A lot of people considering e-bikes are doing so to either make getting into the outdoors easier, or they’re looking for a way to cut the number of car journeys they make each week. Both of those become a lot simpler with the RadRunner 2 thanks to grippy tires, a comfy seat and oodles of cargo-carrying capacity.
Full Disclosure: Rad Power Bikes shipped an electric RadRunner 2 out to New York City with a bunch of accessories for me to test on my commute and other rides around town.
Built by American bikemaker Rad Power Bikes, the RadRunner 2 is a fairly accessible electric bike. It starts at $1,499 and comes with a 672-watt-hour battery paired with a 750-watt hub motor that gives you four levels of pedal assist and a top speed of 20 mph. There’s a twist-style throttle for when you don’t want to put in the effort to pedal, and the maximum electric riding range is a substantial 45 miles. The bike takes about 4 hours to charge when plugged into a conventional household outlet.
For the price of a pretty serious traditional bike, you get a bulky, step-through frame that gives you a commanding upright riding position. The saddle is ridiculously comfortable, there’s a convenient rear luggage rack and the bike has mounts front and back for all manner of accessories. Rad Power Bikes also includes a set of built-in lights, chunky 20-inch tires to soak up the bumps, and cable disc brakes on both wheels. Overall, the RadRunner 2 is a nice package and comprises everything that anybody looking to dip a toe in the electric bike world needs.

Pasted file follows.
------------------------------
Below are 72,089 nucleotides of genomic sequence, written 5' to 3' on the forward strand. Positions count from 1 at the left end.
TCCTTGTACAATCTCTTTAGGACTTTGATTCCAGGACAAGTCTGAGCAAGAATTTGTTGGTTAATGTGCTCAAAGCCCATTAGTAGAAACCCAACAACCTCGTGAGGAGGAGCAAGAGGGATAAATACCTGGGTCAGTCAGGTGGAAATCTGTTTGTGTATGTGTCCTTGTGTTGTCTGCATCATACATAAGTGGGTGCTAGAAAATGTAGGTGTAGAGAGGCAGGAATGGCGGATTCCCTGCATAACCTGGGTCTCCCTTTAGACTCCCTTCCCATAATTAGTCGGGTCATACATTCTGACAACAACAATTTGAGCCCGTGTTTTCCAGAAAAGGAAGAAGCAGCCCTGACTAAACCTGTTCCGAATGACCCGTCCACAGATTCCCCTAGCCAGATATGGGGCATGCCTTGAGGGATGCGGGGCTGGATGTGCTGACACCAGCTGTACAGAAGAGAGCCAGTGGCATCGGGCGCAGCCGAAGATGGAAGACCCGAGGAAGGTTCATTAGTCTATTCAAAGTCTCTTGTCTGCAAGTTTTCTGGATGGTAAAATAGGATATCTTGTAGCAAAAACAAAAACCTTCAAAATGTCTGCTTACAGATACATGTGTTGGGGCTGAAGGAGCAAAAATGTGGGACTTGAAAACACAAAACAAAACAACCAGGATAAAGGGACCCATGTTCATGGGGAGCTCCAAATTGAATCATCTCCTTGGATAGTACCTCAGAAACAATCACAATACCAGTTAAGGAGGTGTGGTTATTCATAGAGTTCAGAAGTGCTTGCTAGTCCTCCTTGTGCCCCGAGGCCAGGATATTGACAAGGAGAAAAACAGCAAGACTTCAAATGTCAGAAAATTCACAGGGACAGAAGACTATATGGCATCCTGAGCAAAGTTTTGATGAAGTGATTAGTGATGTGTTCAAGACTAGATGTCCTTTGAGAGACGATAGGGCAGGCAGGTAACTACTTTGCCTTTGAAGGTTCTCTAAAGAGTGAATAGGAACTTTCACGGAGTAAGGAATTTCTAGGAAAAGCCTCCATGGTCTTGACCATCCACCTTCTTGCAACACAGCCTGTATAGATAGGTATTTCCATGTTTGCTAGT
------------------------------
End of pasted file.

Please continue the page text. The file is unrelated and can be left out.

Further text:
As with any new bike that’s shipped to your door, there’s an element of assembly required. Thankfully, there’s a QR code on the RadRunner 2’s box that takes you to an easy-to-follow assembly video.
First, you screw the handlebars to the frame using four bolts. The bars attach at a set height, but you can tilt them back to make them lower if you’re a shorter rider. At 6 feet tall, I find that fitting the handlebars upright is the most comfortable way to ride, but again, do what’s best for you.
Once the bars are installed, you twist on the pedals and attach the front light, and a cable connects the light to the main battery pack. The final bit of assembly is to fit the front wheel. Take off the mounting stand that the RadRunner 2 ships with and replace it with the wheel — a quick-release axle makes this pretty simple. After that, it’s just a case of pumping up the tires and charging the battery.
The RadRunner2 is very nice to ride around town. It’s quite different from the last e-bike I tested, which was a $10,000 gravel bike that stole my heart, but the RadRunner is great for a whole other set of reasons.
Setting off, you can either twist the throttle on the right-hand grip or kick off with the pedals in your chosen level of assistance. Either way, the RadRunner 2 is zippy. Twisting the throttle quickly brings you up to speed and keeps you there. This lets you focus on weaving through traffic, avoiding the cop cars parked in the bike lane and watching out for pedestrians that erratically step into your path. New York City is a fun place to ride.
The pedal assist settings go from 0, which is off, up to 4, which makes your legs feel a little useless. I spend most of my time riding in level 2, which gives you a nice boost off the line, keeps you at a manageable speed and still makes it feel like cycling. The third level is nice for that one small hill on the way home from work, while the first level doesn’t feel like quite enough to haul around the bike’s 65-pound mass.